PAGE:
Ag Chat with Bob Bosold - September 5

ALTOONA, Wis. (WEAU)- Milk prices weren't the only commodity prices that went up across the state in July. Crop prices were higher as well. Corn prices averaged $3.98 a bushel in July-up 9 cents from June and 55 cents more than a year ago. Soybeans brought $8.31 a bushel for the month-also 9 cents better than June and 99 cents more than last July. July oat prices did fall 44 cents from June-down to $3.07 a bushel. But that was 46 cents more than last year. Hay prices were mixed in July. The all hay price was $155 a ton-down $8 from June but $40 more than last year while alfalfa averaged $167 a ton in July--$52 less than the June price but $40 more than a year ago.

Soybeans field / Photo: Mlabar / Wikipedia / (MGN)

It now looks like Argentina is the next country to fill the void in soybean sales to China since U.S. exports have pretty much dried up. Multiple groups from Argentina are in China this month to promote their soybeans and related products, especially soybean meal. After a drought last year, Argentina's soybean crop was 48% larger for this marketing year at just over 2 billion bushels. China is already the biggest buyers of Argentina's soybeans but they figure they can sell more to the Chinese this year not only because of current trade conflicts but also because Argentina's currency has collapsed making their beans much cheaper than U.S. soybeans.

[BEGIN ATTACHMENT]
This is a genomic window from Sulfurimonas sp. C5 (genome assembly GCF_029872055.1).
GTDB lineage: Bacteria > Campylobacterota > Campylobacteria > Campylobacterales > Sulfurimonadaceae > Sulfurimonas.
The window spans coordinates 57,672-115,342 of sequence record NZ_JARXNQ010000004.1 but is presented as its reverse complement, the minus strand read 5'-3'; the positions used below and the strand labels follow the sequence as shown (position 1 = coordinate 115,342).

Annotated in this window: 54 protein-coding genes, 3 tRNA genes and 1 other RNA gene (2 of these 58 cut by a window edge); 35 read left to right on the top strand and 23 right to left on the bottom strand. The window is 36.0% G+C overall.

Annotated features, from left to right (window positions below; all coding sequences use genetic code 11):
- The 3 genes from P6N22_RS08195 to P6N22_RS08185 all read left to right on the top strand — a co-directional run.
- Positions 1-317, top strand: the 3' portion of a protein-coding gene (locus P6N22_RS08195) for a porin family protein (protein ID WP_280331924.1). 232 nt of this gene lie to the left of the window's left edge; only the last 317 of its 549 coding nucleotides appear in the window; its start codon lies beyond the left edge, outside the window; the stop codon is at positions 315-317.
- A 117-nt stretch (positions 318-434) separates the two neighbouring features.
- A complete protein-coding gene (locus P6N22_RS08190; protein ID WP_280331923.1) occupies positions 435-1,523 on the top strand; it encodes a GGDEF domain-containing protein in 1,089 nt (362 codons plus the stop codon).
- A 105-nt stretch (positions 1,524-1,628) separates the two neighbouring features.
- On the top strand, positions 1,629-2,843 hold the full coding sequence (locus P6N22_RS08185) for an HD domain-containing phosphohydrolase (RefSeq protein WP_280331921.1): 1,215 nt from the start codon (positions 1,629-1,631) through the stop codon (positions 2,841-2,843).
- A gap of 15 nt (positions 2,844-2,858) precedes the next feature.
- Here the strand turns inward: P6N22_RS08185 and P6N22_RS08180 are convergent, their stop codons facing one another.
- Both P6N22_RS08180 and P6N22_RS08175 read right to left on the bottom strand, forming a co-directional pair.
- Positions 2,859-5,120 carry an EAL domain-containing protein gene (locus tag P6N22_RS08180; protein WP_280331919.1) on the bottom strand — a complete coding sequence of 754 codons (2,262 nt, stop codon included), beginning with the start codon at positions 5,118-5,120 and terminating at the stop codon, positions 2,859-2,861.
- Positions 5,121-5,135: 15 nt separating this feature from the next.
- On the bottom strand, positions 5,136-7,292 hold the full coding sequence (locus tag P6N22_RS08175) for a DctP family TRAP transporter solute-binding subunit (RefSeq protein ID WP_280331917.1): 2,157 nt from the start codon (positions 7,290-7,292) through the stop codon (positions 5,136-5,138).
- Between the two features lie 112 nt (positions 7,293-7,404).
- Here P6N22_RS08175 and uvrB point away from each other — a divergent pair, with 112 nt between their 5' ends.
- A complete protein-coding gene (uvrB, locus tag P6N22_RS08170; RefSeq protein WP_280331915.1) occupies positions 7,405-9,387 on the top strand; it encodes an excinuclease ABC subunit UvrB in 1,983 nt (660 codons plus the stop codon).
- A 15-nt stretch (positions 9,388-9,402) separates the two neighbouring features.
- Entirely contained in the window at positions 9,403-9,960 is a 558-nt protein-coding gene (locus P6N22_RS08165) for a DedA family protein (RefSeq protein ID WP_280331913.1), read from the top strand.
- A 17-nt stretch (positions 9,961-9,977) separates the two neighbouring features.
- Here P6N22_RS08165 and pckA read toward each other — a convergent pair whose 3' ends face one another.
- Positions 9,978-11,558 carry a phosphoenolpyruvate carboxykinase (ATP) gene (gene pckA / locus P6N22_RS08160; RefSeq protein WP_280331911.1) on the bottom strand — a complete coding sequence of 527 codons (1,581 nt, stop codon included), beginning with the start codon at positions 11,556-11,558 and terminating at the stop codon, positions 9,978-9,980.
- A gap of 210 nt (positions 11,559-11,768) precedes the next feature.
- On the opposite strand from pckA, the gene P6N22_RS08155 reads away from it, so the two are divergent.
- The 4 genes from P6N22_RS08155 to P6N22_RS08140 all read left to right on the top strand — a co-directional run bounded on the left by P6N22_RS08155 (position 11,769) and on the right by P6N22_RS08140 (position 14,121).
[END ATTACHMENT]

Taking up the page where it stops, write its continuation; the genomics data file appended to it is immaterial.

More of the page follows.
Meanwhile Chinese officials continue to say they don't want to escalate a trade war with the U.S. and they are willing to sit down for more talks. A spokesman for China's Commerce ministry said as a sign of good faith, they will hold off on imposing retaliatory tariffs on U.S. goods even though the U.S. recently added more Chinese goods to the tariffs list. The two sides haven't talked trade since July but there are indications of face to face talks later this month.

But the Chinese have taken some action against the U.S. over the latest round of tariffs. They've gone to the World Trade Organization to complain. The Chinese contend that the U.S. agreed to a deal at the G-20 summit earlier this summer not to impose anymore tariffs but U.S. officials disagree. The two sides now have 60 days to settle the issue or it could go to a WTO Dispute Panel to be resolved.